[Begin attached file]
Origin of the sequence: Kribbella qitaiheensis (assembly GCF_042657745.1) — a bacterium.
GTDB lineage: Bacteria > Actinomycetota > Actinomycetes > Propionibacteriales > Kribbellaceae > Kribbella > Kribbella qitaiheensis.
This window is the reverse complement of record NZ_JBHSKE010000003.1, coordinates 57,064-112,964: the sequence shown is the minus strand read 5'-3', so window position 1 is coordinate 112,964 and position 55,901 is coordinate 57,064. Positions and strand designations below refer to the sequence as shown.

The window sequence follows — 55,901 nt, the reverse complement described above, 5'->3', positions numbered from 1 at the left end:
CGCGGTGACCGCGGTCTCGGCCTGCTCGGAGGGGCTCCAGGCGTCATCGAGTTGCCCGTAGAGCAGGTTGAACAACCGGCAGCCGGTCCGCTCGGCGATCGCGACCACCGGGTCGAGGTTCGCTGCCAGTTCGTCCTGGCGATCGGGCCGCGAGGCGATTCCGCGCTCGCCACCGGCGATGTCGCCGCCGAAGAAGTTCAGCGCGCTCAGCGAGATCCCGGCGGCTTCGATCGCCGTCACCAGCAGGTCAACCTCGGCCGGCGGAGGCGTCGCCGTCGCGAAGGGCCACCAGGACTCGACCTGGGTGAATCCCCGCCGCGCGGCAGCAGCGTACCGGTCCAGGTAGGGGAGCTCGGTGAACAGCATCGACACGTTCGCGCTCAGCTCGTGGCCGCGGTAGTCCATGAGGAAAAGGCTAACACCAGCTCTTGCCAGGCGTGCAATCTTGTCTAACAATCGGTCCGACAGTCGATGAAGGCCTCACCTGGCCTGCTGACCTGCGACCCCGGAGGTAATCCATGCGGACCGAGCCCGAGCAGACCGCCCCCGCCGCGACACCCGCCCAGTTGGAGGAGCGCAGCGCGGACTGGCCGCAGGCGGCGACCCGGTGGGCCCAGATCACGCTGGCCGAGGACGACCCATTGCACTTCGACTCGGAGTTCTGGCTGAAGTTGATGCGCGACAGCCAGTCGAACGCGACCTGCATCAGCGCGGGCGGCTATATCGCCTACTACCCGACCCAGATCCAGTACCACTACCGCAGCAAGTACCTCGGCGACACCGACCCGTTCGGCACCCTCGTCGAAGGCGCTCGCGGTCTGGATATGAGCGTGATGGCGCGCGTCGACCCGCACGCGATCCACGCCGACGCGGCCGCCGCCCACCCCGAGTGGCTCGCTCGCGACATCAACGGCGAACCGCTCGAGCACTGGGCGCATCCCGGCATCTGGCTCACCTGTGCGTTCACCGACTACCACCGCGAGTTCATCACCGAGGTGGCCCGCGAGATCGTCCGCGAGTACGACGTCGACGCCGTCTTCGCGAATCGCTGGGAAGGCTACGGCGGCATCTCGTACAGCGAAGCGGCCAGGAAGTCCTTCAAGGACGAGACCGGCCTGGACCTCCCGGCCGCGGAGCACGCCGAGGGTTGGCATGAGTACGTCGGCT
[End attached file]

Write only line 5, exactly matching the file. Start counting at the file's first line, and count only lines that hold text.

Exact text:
CGCGGTGACCGCGGTCTCGGCCTGCTCGGAGGGGCTCCAGGCGTCATCGAGTTGCCCGTAGAGCAGGTTGAACAACCGGCAGCCGGTCCGCTCGGCGATCGCGACCACCGGGTCGAGGTTCGCTGCCAGTTCGTCCTGGCGATCGGGCCGCGAGGCGATTCCGCGCTCGCCACCGGCGATGTCGCCGCCGAAGAAGTTCAGCGCGCTCAGCGAGATCCCGGCGGCTTCGATCGCCGTCACCAGCAGGTCAACCTCGGCCGGCGGAGGCGTCGCCGTCGCGAAGGGCCACCAGGACTCGACCTGGGTGAATCCCCGCCGCGCGGCAGCAGCGTACCGGTCCAGGTAGGGGAGCTCGGTGAACAGCATCGACACGTTCGCGCTCAGCTCGTGGCCGCGGTAGTCCATGAGGAAAAGGCTAACACCAGCTCTTGCCAGGCGTGCAATCTTGTCTAACAATCGGTCCGACAGTCGATGAAGGCCTCACCTGGCCTGCTGACCTGCGACCCCGGAGGTAATCCATGCGGACCGAGCCCGAGCAGACCGCCCCCGCCGCGACACCCGCCCAGTTGGAGGAGCGCAGCGCGGACTGGCCGCAGGCGGCGACCCGGTGGGCCCAGATCACGCTGGCCGAGGACGACCCATTGCACTTCGACTCGGAGTTCTGGCTGAAGTTGATGCGCGACAGCCAGTCGAACGCGACCTGCATCAGCGCGGGCGGCTATATCGCCTACTACCCGACCCAGATCCAGTACCACTACCGCAGCAAGTACCTCGGCGACACCGACCCGTTCGGCACCCTCGTCGAAGGCGCTCGCGGTCTGGATATGAGCGTGATGGCGCGCGTCGACCCGCACGCGATCCACGCCGACGCGGCCGCCGCCCACCCCGAGTGGCTCGCTCGCGACATCAACGGCGAACCGCTCGAGCACTGGGCGCATCCCGGCATCTGGCTCACCTGTGCGTTCACCGACTACCACCGCGAGTTCATCACCGAGGTGGCCCGCGAGATCGTCCGCGAGTACGACGTCGACGCCGTCTTCGCGAATCGCTGGGAAGGCTACGGCGGCATCTCGTACAGCGAAGCGGCCAGGAAGTCCTTCAAGGACGAGACCGGCCTGGACCTCCCGGCCGCGGAGCACGCCGAGGGTTGGCATGAGTACGTCGGCT